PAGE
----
3. The Context of Contextual Safeguarding
Contextual Safeguarding is driven by improving practitioner understanding and awareness of the social issues rooted in peer relations and community. As such contextual safeguarding requires a strong awareness of the factors that inform and influence anything from risky to harmful behaviours. What for example are the extra familial risk factors for a 14 year old living at home who has been excluded from school? What are the extra familial risk factors for a 12 year old with tendencies towards violent behaviours? It is these context issues that the Contextual Safeguarding framework is based upon.
The following case example demonstrates the relationship between context and safeguarding:
Dean is groomed by a street gang in his neighbourhood to traffic drugs across the country. He is approached by them when hanging out with his friends at a local takeaway food shop. The influence of those who have groomed him means that Dean doesn't come home when his parents ask him to and stops answering their calls while running drugs. Slowly Dean's parents lose control of him and when they try to lock him in the house he physically attacks his mother to get out. Dean is one of six peers who have all been approached at the takeaway shop for the purposes of drug trafficking.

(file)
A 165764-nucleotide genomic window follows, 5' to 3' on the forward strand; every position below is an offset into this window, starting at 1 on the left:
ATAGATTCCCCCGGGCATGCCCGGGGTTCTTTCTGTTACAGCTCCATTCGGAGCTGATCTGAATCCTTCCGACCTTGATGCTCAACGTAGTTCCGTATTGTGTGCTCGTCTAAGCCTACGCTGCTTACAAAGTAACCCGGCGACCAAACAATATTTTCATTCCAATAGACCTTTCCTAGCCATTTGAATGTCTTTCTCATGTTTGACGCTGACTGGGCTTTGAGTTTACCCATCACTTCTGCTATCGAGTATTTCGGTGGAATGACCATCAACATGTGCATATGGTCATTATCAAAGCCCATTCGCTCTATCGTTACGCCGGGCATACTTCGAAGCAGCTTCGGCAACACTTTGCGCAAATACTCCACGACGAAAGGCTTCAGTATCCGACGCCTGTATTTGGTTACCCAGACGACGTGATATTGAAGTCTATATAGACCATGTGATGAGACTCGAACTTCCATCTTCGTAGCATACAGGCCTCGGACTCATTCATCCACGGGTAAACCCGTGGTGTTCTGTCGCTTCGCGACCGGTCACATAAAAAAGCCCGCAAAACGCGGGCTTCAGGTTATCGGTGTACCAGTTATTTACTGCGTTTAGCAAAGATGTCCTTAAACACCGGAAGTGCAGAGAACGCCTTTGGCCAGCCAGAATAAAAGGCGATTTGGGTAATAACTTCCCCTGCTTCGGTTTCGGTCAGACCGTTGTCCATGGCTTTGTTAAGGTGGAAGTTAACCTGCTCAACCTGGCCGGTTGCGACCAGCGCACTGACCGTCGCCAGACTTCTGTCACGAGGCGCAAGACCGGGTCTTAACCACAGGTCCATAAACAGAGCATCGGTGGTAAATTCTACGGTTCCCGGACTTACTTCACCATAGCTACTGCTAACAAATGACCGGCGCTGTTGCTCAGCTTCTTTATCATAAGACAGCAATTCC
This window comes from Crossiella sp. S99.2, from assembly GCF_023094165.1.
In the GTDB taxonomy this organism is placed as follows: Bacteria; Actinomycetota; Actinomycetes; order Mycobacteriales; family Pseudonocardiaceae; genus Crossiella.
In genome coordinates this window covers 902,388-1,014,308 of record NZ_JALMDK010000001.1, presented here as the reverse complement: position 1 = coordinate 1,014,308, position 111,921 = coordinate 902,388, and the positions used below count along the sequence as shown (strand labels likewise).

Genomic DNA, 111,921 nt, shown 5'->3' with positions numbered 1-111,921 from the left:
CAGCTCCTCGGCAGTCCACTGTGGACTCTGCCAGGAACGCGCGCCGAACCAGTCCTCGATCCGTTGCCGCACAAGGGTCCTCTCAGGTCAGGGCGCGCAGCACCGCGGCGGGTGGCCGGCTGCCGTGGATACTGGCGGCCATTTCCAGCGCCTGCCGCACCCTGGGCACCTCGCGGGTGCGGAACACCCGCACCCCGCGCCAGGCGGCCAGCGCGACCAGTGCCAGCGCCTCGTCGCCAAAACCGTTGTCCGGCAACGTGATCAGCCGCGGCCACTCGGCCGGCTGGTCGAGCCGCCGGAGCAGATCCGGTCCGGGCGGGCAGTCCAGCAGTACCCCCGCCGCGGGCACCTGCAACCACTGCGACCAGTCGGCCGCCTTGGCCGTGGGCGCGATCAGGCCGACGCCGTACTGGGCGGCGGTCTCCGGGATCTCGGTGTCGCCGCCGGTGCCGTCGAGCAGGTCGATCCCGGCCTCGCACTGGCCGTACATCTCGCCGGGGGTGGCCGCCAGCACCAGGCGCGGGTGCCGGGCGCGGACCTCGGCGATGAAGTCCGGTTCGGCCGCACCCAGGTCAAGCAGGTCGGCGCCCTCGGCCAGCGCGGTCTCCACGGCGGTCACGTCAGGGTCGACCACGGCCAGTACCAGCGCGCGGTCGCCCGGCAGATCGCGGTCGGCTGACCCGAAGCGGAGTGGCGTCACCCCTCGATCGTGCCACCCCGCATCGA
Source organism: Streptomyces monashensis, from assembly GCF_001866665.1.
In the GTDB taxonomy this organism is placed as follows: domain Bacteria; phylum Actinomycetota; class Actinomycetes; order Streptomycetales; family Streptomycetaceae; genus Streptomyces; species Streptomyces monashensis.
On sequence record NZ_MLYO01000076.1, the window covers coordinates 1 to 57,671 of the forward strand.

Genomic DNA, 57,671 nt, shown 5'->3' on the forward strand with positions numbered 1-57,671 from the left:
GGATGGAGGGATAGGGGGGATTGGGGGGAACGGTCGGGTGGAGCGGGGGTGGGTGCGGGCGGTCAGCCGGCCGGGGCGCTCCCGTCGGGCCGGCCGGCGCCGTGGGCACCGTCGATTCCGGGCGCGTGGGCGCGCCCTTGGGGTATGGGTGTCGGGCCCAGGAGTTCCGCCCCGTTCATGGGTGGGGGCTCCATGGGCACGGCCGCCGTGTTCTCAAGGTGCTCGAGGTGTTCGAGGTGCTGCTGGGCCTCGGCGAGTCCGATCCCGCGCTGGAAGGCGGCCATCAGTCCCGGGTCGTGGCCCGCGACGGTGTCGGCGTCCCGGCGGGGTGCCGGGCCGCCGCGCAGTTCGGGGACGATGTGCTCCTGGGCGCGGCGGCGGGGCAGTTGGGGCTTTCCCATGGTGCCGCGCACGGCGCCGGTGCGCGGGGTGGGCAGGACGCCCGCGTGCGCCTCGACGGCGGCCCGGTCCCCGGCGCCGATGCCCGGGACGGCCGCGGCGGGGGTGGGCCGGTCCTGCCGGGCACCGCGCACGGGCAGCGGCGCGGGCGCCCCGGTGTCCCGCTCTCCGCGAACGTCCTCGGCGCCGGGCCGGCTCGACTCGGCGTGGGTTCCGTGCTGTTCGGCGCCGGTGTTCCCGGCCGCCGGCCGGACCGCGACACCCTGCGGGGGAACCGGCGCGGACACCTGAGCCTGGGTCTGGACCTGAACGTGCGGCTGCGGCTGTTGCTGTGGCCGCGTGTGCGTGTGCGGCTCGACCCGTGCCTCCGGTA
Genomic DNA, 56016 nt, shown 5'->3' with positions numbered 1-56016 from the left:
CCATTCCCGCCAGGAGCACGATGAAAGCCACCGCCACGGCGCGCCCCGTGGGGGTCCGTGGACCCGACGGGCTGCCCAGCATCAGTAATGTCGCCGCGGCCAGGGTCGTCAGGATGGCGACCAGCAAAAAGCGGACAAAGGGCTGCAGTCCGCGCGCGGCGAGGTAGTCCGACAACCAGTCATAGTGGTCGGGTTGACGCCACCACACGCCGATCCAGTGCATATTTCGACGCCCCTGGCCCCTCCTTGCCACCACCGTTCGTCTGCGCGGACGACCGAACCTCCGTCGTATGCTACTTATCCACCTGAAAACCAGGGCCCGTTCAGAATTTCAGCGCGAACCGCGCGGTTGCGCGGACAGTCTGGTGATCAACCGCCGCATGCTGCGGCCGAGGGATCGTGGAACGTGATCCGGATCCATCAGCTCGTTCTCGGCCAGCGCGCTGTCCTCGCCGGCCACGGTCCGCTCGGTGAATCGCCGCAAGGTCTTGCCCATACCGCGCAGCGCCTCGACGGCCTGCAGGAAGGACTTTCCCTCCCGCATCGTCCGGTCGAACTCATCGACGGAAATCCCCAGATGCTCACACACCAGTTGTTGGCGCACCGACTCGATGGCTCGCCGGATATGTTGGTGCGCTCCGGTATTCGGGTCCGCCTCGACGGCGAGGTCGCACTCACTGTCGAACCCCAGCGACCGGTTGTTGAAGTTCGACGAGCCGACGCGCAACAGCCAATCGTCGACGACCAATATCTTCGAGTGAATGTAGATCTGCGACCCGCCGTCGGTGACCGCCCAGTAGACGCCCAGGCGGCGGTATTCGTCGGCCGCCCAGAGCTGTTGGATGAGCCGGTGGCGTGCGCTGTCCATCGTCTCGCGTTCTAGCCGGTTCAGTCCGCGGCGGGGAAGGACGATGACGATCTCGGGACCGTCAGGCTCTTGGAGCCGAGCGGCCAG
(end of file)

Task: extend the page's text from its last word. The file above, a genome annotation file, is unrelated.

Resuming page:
Within a Contextual Safeguarding model the risk in Dean's neighbourhood, and the group who have groomed him, appear to be more influential than his parents. Addressing this issue may in turn address the challenges that Dean is facing at home – whereas intervening with Dean's family is unlikely to impact the risks he is facing in the community. Strategically the safeguarding partnership is made aware of the trend associated to the take-away shop, a street gang, six young men and the issue of drugs trafficking and work together to design a plan for disrupting risk in that context (and thereby safeguard all six young men affected by it). At this stage Contextual Safeguarding offered a framework to shape the development of policy and practice models for safeguarding young people affected by extra-familial risks. The framework needed to be applied in order to identify the resources, structures and partnerships required to bring the model to life and test its usability.
4. Practice Issues